Sep 2017


Change. It happens all the time, and sales cycles are no exception. You’ve got a winner-takes-all process with dollars and careers on the line. There are competitors, whose goal is to beat you, making plans in secret and springing them on you.

And that’s just on the selling side. On the buying side, you have budgets that disappear, organizations that re-organize, schedules that change, urgencies shift, new solutions are found, and so on.

Sales people who understand change and react quickly get a jump on the competition. The seller who gets in first starts with an advantage – they set expectations and have more time to learn and convince. When change happens, it’s a re-start, and the first to get into the new sales cycle enjoys that same advantage.

You’re two months into what was a three-month sales cycle and you’ve positioned your product as the preferred solution. You’re feeling pretty good. Somewhere else, your competitor isn’t feeling as good. He’s struggling to prove himself and his company and solution with a new customer.

You both learn that the close date has been delayed one more month. The playing field has just gotten a lot closer to level. First, you will want to know why. What changed? Why did it change? Who caused the change? Does it help or hurt me? There are so many possibilities.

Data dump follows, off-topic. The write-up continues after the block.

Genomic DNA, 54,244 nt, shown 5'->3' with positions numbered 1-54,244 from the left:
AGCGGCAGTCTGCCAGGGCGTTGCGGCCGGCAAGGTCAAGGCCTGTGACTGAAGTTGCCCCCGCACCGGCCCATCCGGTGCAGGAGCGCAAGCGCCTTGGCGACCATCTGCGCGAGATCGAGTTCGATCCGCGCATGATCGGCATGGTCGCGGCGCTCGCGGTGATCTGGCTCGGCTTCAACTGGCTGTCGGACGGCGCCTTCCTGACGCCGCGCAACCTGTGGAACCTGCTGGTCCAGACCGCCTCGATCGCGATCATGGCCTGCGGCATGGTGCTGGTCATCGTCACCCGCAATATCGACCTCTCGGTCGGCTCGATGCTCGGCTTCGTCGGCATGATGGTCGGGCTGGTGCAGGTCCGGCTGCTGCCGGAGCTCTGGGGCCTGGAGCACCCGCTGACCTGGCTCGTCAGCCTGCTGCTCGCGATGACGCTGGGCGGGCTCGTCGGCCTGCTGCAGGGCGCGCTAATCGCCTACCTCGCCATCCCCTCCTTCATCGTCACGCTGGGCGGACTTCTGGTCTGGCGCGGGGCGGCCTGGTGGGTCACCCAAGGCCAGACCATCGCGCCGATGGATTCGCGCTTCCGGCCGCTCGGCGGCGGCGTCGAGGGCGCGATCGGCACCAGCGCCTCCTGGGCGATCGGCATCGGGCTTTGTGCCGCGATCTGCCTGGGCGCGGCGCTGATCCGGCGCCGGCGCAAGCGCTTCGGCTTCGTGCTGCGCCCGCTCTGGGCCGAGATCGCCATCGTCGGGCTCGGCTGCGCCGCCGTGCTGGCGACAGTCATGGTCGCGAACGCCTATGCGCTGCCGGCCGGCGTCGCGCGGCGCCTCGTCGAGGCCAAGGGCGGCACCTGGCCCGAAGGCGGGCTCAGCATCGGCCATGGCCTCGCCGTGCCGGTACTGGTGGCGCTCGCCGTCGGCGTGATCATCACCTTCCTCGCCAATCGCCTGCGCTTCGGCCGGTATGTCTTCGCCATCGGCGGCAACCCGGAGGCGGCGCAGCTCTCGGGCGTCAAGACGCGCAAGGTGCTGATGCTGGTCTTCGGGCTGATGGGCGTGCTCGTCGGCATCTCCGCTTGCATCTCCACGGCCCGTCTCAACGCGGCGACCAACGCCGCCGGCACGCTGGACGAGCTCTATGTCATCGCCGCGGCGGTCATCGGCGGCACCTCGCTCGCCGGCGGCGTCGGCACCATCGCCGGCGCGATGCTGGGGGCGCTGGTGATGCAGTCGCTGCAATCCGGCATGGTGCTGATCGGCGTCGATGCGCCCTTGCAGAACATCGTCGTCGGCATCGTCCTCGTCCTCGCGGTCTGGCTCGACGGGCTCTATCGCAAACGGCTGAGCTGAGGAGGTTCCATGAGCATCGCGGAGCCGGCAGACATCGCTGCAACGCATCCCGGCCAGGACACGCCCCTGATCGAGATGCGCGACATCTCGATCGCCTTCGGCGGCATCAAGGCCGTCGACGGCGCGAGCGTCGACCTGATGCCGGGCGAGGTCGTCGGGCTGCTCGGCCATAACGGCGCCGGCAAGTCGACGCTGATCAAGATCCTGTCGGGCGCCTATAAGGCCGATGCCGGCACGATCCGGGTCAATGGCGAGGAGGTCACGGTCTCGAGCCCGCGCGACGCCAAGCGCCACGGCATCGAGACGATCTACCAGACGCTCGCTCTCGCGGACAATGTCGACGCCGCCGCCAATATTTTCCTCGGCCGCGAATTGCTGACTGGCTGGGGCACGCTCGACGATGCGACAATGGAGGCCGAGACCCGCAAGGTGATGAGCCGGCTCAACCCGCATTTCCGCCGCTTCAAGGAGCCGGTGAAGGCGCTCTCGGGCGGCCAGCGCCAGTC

The salesperson who understands the change and formulates and implements an effective response will gain advantage. The struggling competitor can leverage the change to move to the front. The over-confident leader can miss something crucial and find themselves behind.

In every CRM, the computer fails to assist with this. In fact, it can hamper you. It only assists you through a simple linear process – do this then that and you will increase your probability of winning.

But you’ve already done this and that and everything just changed! What sales skills, strategies, and tactics are appropriate, now? You can’t be trying to close because it isn’t time, yet. But your CRM says you’ve already done everything else, so it keeps you in a closing environment until you manually re-set all those previous activities and events and information for the new situation.

You need sales tools that will do that for you. One that understands the sales process and is able to flex with change, to reposition you correctly in the new environment and automatically provide appropriate guidance. This is called computational selling – and it uses the power of the computer to understand the sales process, to factor in all variables, and then change its analysis and assessment and guidance based on these. To my knowledge (and I believe that is quite extensive on this subject), only the ASPEC technology is able to do this.